Sunday, April 30, 2006

Simple pleasures

Tonight my husband played his first baseball game as an adult. I got to attend my first baseball game as a baseball wife. It was a beautiful spring afternoon-turning into evening; honeysuckle, slight chill to the air, the sound thwack of the baseball hitting leather gloves. Across the treeline, someone had a brush pile burning which filled the air with the fragrant scent of wood smoke. The Tennessee Rambler, an old-fashioned steam engine gave us an intermittant gorgeous eerie soundtrack in the distance. Above, an occasional small piper twin engine crossed the sky, it's engine reverberrating in the low pressure system, evoking the feeling of a summer afternoon. We were treated to the music of an ice-cream truck, as it passed through an adjacent neighborhood, not once, but three times. The whole scene was an endless stretch of green sparkling trees and grass. I tell ya, it doesn't get any better than this.
(Plus, my husband made some amazing plays and is having the time of his life.)


I have an atrocious memory. Seriously. Like a goldfish. Facts and details just do not want to adhere to my gray matter. I'm a smart girl who has been deprived of credibility because I can't summon up enough of my accumulated knowledge to hold up my end of a discussion. I have a degree in anthropology, but avoid saying so, because I can't discuss the most basic premises of the field. I wanted to become a landscape architect at one time, but gave up on the idea because of the overwhelming amount of memorization and categorization involved.
What has stuck with me though, and shaped the course of my career, are children's books. I don't know why, but I can remember authors, illustrators, storylines, and characters. I can go to a booksale and quickly sort through hundreds of books, pulling out the 10 that have merit in the world of book collectors. And that's what I do. And I love my job. I love helping people reconnect with their favorite books from childhood and I'm pretty good at it.
Unfortunately, the subject of childrens books is not one that comes up often outside of work. It's not like I walk into my favorite pub and have friends and acquaintences call out "Hey, it's about time you got here, I have a question about Peter Sis that I was hoping you could answer for me!"
Maybe I just lack the passion it takes to recall exactly how the U.S. court systems are structured, what Argentina's primary industry might be, or who the lead singer for a popular band in the seventies was.
On the bright side, I'm happy conversing with anyone who seems to have a wealth of facts at their disposal, and enjoy "re-learning" things I've known at one time or another. Maybe my purpose is to help other people feel a greater appreciation for the things they know.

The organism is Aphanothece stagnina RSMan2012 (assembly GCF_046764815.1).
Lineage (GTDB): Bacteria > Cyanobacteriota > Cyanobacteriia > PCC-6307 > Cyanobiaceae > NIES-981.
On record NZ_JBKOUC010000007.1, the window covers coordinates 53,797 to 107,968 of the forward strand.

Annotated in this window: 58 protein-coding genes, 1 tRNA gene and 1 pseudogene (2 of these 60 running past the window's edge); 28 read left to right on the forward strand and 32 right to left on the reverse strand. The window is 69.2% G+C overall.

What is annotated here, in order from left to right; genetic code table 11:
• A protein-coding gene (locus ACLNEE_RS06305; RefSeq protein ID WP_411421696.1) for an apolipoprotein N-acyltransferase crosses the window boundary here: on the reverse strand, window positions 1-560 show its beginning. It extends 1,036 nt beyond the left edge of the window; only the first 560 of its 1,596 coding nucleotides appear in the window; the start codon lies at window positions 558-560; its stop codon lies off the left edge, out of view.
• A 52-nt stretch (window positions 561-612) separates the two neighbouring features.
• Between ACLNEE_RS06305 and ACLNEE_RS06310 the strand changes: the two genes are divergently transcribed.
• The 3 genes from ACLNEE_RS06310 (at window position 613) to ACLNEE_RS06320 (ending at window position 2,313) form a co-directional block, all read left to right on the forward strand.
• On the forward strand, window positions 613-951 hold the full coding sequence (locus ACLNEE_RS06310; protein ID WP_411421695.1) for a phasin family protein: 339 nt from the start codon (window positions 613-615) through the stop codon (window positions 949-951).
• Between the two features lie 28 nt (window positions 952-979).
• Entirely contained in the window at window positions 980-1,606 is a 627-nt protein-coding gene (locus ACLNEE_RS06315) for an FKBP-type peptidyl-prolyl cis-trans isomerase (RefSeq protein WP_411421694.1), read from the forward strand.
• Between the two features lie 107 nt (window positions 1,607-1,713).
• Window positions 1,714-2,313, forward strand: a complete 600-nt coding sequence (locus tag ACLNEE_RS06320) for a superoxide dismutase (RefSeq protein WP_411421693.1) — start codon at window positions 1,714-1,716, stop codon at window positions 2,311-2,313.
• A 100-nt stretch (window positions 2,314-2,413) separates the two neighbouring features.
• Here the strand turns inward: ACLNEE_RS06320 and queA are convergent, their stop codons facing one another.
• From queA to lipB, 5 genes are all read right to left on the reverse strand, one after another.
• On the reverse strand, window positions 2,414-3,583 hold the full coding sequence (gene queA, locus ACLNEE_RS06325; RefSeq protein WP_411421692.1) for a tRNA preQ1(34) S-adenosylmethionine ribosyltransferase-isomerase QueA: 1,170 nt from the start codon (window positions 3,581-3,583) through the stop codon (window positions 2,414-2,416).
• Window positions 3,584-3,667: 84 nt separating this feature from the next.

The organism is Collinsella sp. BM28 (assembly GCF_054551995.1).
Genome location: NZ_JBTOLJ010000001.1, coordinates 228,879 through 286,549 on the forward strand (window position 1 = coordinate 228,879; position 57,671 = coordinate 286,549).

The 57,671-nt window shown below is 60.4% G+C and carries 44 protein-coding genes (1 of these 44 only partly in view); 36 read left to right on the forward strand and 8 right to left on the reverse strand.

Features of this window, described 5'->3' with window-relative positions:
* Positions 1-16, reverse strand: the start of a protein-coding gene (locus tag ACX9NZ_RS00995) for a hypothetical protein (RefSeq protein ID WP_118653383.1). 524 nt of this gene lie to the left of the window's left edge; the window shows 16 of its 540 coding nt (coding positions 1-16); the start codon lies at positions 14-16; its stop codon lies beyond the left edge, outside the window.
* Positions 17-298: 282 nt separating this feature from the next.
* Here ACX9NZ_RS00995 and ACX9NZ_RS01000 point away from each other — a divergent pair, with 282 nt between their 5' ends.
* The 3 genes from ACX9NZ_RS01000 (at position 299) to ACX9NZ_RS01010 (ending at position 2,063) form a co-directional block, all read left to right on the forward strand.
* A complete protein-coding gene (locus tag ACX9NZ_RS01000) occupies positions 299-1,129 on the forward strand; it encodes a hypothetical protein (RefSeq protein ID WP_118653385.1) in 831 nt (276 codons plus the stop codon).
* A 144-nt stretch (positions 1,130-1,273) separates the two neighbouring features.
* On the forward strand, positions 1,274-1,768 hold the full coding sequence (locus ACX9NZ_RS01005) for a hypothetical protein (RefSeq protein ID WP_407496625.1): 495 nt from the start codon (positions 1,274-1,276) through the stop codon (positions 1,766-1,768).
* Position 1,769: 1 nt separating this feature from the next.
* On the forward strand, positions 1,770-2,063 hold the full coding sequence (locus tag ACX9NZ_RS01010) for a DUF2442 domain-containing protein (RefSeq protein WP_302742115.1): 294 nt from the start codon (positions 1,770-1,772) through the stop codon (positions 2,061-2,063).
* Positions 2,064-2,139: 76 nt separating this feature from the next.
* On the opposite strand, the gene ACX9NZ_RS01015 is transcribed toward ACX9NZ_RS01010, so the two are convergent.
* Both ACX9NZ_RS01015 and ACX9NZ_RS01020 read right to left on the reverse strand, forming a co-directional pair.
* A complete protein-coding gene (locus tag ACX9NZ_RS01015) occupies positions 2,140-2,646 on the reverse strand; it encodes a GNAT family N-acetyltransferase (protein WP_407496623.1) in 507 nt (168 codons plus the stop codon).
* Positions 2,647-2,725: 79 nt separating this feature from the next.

Funny that I begin my first post with this subject because although I am adopted, it isn't something I think about very often. But there are some aspects of my personality that I feel might be attributable to having been adopted in the sixties. In those days and before, the mother was given three months to change her mind and during that waiting period, the baby would be placed with a foster family. The laws have changed since and as I understand it, now the baby goes home with their new family after only three days (my adoptive sister was subjected to this process).
So my question is about impermanence. I tend to filter most experiences in my life through a perspective of impermanence. I was taken from my birthmother immediately, probably kept in a nursery until the foster family took over, and then placed with my adoptive family after three months. Then only two months later, my new family moved us to a neighboring city. So my first sixth months of life, the period that experts argue are the most important for establishing bonds and a general sense of security, were fraught with flux.
For years I was plagued by dreams in which I would travel to a home or a city in which I felt happy and at peace, only to be forced to leave after six months. Something subconscious in me seems to be hardwired to view intimacy and happiness in six month intervals. I've broken off several relationships and friendships almost on the nose without realizing the significance of the time frame.
I don't have the six month dreams anymore, and I'm now happily married to someone with whom I've been with for two years. But I still tend to shy away from getting close to people for the most part, and find myself sabotaging good potential friendships. While I love my parents dearly, I rarely call or visit them. I think this is because I know they'll be gone soon, and I don't want it to hurt as much as I know it could. Twisted logic to be sure.
My question is for other adoptees who were adopted when the three month rule was in place. Do you find yourself having problems forming close bonds with other people? Do you sabotage your opportunities for happiness and success? Any other patterns you notice in your own life in which you feel adoption might have played a role?